In the early days of the internet, there was print. Whether you were in broadcast or print, publishing text was essentially your only option if you wanted to have a presence on the web. Suddenly radio and TV broadcasters became publishers, too.
But that changed with web 2.0, when mobile and cloud computing made it possible to reliably stream audio and video, which created a multitude of platforms for blogging, webcasts, podcasts, social media, video streaming and mobile apps. Media companies now have more than 60 platforms from which to choose to disseminate content, according to Sandeep Hulsandra, VP, Media Practice at Brightspot.
“The sheer number of channels, platforms and devices out there makes it incredibly overwhelming to developers. Where you distribute your content is almost as important as the content itself,” Hulsandra said in a recent webinar, Why Personalization Is Media’s Next Frontier.
Different audiences access information through different channels and platforms. Millennials and post-millennials are more likely to consume content through mobile apps and streaming services, while older users may gravitate to traditional formats such as print and TV-based programming.
Consumers also switch channels depending on the device they’re using, so media companies need to develop multichannel strategies that deliver an omnichannel experience. This doesn’t mean every publisher should be on every platform, but rather the ones that make sense based on audience preferences.
Choosing the right CMS platform
Deciding which channels to participate in starts with a key consideration: choosing a publishing platform that integrates with the content channels you intend to use. Without seamless integration, you may end up with separate silos that create a lot of work to share information across multiple channels.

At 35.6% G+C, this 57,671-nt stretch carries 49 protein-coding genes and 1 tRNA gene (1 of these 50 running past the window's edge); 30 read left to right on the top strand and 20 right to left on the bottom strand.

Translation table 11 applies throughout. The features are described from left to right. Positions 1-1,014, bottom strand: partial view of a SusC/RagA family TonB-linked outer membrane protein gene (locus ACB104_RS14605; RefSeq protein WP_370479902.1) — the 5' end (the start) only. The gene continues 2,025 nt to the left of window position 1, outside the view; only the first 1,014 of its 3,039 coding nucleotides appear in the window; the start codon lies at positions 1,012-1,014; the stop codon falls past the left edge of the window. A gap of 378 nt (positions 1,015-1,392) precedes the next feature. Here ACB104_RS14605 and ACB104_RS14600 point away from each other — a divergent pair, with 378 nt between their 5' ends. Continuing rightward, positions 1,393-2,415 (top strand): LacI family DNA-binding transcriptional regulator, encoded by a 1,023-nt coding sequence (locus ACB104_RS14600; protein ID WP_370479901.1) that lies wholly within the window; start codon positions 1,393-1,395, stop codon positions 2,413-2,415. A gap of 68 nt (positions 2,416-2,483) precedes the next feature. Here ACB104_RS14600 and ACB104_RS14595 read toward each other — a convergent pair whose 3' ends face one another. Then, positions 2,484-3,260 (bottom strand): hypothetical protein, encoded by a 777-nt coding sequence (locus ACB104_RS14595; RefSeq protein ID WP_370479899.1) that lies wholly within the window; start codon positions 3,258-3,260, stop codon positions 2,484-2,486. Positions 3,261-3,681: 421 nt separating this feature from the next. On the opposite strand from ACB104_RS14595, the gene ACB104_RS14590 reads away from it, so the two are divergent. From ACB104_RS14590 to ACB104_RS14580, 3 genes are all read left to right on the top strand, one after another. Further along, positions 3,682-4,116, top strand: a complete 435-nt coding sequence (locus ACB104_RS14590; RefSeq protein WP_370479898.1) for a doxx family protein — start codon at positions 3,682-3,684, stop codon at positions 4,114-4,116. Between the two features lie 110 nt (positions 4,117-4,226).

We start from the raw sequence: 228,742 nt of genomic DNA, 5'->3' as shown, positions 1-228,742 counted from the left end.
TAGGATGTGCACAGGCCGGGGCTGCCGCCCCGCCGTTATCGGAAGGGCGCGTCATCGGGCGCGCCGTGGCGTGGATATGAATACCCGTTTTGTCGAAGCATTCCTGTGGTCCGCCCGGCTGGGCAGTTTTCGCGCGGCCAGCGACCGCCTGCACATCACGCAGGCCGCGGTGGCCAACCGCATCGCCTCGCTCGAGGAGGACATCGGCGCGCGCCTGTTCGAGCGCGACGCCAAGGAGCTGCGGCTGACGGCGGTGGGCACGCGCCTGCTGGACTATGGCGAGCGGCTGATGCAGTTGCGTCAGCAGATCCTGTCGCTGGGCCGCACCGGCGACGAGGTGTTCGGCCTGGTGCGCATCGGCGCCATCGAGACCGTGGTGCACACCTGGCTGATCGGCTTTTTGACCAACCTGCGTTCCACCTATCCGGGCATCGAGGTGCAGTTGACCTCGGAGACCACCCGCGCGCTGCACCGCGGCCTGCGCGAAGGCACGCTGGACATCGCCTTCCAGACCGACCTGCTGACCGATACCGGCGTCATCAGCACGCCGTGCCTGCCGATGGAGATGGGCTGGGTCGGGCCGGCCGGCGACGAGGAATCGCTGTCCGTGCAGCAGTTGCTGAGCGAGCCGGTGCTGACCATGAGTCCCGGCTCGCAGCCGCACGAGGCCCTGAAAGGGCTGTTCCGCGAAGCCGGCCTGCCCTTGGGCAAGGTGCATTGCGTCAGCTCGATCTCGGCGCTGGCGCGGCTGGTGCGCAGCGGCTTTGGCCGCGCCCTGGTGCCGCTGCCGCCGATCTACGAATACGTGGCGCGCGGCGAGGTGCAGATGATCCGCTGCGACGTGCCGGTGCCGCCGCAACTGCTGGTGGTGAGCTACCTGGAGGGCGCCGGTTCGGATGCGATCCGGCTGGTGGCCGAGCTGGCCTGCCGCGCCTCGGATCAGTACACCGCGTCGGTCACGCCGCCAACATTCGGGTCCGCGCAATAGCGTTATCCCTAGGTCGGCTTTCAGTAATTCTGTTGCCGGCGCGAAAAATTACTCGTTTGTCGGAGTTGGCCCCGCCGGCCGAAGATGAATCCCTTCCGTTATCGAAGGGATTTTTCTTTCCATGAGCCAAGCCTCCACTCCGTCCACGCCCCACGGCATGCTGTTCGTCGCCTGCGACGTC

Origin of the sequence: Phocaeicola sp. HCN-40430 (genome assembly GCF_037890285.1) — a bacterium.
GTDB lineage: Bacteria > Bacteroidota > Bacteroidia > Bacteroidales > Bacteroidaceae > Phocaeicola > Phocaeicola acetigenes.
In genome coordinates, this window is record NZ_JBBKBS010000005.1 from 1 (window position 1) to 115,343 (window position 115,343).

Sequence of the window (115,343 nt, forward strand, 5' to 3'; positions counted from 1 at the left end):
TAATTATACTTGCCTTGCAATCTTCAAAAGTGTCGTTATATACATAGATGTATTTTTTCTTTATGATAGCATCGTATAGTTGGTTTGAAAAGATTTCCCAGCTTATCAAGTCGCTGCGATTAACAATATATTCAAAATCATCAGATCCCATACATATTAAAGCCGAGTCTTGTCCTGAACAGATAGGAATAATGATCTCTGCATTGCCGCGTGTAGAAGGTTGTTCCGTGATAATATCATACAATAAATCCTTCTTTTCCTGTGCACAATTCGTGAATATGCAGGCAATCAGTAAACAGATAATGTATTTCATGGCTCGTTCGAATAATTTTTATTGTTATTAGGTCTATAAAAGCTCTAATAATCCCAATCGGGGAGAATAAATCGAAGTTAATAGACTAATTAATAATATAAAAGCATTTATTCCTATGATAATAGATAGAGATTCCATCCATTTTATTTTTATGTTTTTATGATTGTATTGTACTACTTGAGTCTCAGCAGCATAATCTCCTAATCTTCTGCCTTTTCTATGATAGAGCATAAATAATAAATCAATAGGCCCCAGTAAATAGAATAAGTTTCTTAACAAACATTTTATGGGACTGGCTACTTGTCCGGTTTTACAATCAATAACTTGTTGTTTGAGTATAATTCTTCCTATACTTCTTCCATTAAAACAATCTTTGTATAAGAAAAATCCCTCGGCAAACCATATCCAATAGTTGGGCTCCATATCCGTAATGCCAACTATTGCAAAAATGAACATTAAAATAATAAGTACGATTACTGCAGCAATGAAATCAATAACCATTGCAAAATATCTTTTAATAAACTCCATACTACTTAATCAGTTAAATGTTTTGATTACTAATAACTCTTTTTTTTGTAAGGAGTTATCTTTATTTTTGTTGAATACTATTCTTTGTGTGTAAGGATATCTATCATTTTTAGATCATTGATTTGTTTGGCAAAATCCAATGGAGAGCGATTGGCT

Inevitably, the question of whether to build or buy a content publishing platform will come up. Developing the technology in-house may be more attractive to a company with high customization needs. But it also means hiring and retaining in-house developers with the requisite skills and knowledge to create a platform that meets your needs while keeping up with technology advances.
A platform that cannot absorb new features and functions will put you at a disadvantage against competitors. Currently, there’s a strong emphasis on employing artificial intelligence (AI) to train algorithms that match content with users. Because AI remains in its infancy, there aren’t many experts you can recruit to develop AI applications internally.
For most companies, buying a platform is the advisable course of action. Then you have to decide which vendor delivers the best value, functionality, scalability, customization and third-party integration.
You want a platform vendor that shares its technology roadmap so you can plan for future added functionality. The vendor should be open to customer feedback and offer reasonable time to market. These days it shouldn’t take more than 90 days to migrate to a platform. Any longer, and you risk launching services on technology that’s already outdated.